If you are wandering what Capoeira is all about read this informative article which was shared by Tales of turning volunteer, George Mthembu, who is one of our Capoeira instructors for the Tales of Turning youth program.
“Capoeira is an AfroBrazilian martial art that combines elements of dance, acrobatics and music, and is sometimes referred to as a game. It was developed in Brazil mainly by African slaves with native Brazilian influences, probably beginning in the 16th century. Under suppression, Capoeira was outlawed under Penal code around the 1890s eventually being admittedly recognized as a national sport only much later. Today, Capoeira is practiced throughout the world. In South Africa under the mentorship of Mestre Evaldo Bogado de Almeida and other cultural leaders of Rio de Janeiro, the Durban Contemporary groups have been growing from strength to strength in sharing the position change that Capoeira brings communities. Celebrating the African and Brazilian culture in a dynamic mutual exchange.”
“Tales of Turning works with NJONGO CAPOEIRA which was founded in 2011 by Patrick and Natasha Mkhize. The Njongo Capoeira initiative is a movement that seeks to use the art as a medium for community skills development and self help. The isiZulu term “injongo” means purpose or aim. Social mobility being one of the main principles. Activities include music, movements and team building exercises. A sustainable healthy lifestyle for the young and old alike.”
Last month Tales of Turning launched their youth dancing program. This exciting initiative was born out of the community needs that were raised during our mothers support groups. Numerous children have no activities to be involved in after school.This results in an increased chance that children will engage in risk taking behavior. It also increases the chances of girls becoming pregnant before they are ready to be mothers. We decided to offer the boys and girls dancing classes once a week. This gives them the opportunity to engage with positive adult role models. The children also learn a new skill while they have fun with their friends. Dancing is an opportunity for instructors to develop self-esteem in the children of underprivileged communities. George and Patrick as well as their team from NJONGO CAPOEIRA, are responsible for running a group with the boys in Cato Manor. We are over the moon to be able to welcome such inspiring teachers to our project.
“Have we ever wondered a mothers silent cries? Her struggles, her fears and her worries? Do we ever have time for this in our busy lives? Have we ever thought of the sacrifices she has done in order to make our lives happier, and her dreams cut short to make our dreams come true?”
― Ama H.Vanniarachchy
Mothers in South Africa face numerous challenges. Violence, poverty and limited healthcare are just some of the many struggles that they are up against. Mothers play a vital role in raising children and they contribute to a healthy society. It is therefore important to take note of the challenges that women are facing to meet the needs of their children. Children who have a safe home are better able to make the most of educational opportunities. They are also more resilient when facing difficulties later on in life. The basis for a healthy society starts in the early years of childhood.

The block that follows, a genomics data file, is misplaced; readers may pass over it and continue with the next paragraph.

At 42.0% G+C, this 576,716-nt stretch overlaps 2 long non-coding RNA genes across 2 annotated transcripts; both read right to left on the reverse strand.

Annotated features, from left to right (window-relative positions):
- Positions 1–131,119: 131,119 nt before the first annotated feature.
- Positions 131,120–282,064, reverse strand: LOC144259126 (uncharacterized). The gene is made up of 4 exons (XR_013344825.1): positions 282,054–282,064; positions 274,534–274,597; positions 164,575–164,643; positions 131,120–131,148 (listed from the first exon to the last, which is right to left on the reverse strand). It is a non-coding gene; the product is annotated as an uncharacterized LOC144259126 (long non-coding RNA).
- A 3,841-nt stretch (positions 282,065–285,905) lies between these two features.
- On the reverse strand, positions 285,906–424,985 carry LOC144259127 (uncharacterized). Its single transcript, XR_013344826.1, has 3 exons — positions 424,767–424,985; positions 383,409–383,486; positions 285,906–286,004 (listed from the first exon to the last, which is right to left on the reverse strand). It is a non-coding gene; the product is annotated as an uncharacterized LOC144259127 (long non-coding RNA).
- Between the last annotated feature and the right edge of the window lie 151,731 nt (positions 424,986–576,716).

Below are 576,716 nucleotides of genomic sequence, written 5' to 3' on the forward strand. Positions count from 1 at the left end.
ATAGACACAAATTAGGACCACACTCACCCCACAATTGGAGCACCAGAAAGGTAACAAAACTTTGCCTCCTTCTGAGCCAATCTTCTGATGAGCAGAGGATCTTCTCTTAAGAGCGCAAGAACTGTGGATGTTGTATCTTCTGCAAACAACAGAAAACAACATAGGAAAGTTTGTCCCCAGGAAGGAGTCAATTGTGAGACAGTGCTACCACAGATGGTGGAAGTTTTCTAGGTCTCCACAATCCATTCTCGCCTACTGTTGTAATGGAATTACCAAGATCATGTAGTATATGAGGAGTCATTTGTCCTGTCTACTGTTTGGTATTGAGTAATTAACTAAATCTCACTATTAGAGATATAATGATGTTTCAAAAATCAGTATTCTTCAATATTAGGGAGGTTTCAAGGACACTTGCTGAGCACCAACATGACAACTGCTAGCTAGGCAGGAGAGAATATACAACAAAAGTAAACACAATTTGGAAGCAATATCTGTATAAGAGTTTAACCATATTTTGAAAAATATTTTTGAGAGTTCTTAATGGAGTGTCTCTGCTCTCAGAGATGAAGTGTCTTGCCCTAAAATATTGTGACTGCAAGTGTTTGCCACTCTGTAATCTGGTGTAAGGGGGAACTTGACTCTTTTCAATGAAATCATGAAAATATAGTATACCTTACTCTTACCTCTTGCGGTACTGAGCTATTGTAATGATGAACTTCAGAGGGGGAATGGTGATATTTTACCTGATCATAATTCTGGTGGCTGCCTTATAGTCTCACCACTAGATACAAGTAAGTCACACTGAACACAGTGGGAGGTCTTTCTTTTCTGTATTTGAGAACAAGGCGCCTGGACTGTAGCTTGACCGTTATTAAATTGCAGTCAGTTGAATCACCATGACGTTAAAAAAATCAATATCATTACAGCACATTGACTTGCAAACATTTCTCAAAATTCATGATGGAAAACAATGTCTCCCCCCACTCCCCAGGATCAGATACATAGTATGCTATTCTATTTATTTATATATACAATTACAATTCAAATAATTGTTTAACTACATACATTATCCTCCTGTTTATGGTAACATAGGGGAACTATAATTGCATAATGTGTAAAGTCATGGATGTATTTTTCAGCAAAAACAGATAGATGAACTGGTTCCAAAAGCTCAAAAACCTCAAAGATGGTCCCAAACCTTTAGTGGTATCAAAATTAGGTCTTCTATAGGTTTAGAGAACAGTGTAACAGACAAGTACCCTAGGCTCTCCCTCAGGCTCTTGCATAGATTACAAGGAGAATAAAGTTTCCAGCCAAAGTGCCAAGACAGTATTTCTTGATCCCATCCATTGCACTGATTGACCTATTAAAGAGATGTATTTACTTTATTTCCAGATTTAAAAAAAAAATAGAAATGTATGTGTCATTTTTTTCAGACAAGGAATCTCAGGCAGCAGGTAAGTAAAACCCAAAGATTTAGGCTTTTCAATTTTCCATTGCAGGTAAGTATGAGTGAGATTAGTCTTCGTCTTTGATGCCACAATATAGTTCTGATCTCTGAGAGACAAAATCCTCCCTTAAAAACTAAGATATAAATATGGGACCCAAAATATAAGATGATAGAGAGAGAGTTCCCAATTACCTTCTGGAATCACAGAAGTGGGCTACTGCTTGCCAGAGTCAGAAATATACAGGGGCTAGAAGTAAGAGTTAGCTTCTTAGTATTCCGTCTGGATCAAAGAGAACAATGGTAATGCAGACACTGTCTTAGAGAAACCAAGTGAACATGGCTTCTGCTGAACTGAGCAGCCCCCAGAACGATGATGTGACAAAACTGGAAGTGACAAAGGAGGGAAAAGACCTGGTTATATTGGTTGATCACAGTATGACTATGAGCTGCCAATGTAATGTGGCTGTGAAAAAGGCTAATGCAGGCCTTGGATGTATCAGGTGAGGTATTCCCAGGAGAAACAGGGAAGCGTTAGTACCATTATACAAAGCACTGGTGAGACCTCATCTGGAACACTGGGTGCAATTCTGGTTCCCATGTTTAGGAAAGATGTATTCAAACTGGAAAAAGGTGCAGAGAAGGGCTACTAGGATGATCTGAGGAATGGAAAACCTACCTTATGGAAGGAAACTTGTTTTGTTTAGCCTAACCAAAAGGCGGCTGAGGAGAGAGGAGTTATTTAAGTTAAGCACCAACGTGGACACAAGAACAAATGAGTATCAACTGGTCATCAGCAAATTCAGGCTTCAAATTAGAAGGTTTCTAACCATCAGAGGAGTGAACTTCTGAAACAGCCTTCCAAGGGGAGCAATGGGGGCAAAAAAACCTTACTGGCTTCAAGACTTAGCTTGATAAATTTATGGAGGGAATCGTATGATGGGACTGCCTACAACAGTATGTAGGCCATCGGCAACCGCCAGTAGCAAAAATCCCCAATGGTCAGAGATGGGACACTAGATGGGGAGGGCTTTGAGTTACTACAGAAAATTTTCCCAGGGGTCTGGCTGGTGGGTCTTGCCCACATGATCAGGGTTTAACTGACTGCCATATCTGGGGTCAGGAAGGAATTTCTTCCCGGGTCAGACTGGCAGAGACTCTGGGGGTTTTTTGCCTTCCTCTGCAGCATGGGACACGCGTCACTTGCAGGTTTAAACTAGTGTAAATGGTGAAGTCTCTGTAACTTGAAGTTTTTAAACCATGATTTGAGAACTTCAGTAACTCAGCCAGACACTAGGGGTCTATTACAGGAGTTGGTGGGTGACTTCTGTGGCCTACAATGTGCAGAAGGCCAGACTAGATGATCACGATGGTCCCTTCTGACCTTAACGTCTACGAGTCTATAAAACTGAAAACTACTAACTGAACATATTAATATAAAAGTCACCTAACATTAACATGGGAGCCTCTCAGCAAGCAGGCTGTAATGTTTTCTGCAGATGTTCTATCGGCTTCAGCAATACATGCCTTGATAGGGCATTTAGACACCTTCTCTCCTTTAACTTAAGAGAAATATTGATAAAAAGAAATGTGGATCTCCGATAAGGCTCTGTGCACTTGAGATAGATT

Vulnerable mothers in Durban are joining hands to form support groups. The support groups unite mothers against the many struggles that they face on a day to day basis. Under the Narrative Foundation, the Tales of Turning Project provides a safe space where women can tell their stories and delve into the hidden possibilities which are located within themselves. The Tales of Turning project aims to generate aspiration and confidence in mothers as well as creating a space where they can identify their strengths and skills. The issues raised by the groups will be documented in films and various art forms to create awareness in the wider community.
Tales of Turning Project Manager, Jenna-Lee Strugnell, added ‘The Tales of Turning project honours mother in South Africa and acknowledges the challenges that they are facing. With sponsorship from Vodacom and the help of volunteers we are igniting social change in our community.”
Tales of Turning supports vulnerable mothers so that they can meet the needs of their children. This includes teaching parenting skills and showing the mothers how to make educational toys for their children out of recyclable materials. We teach the mothers how to develop self esteem and empathy in their children. Studies show that self esteem and empathy help children to reach their full potential. The Tales of Turning project helps to build family identity so that the children know what their family values and traditions are. A vital part of the project is connecting the mothers to resources within the community and wider community. This includes courses where they learn to sew as well workshops that teach business skills.
Join us in supporting vulnerable mothers and their children. Together we can make a difference. Get involved in our community and share your stories about motherhood on the Tales of Turning facebook page. You can increase the impact of the project by donating your skills such as marketing, sewing and graphic design work. Small Acts Change the World!
Roland, who is dedicated to community upliftment, has collected toys for the children that are part of the Tales of Turning program. Thanks to Roland each mother will be presented with a pack of toys for their children. For children in underprivileged communities who have no access to toys this is an incredible gift. From the Tales of Turning project, thank you Roland!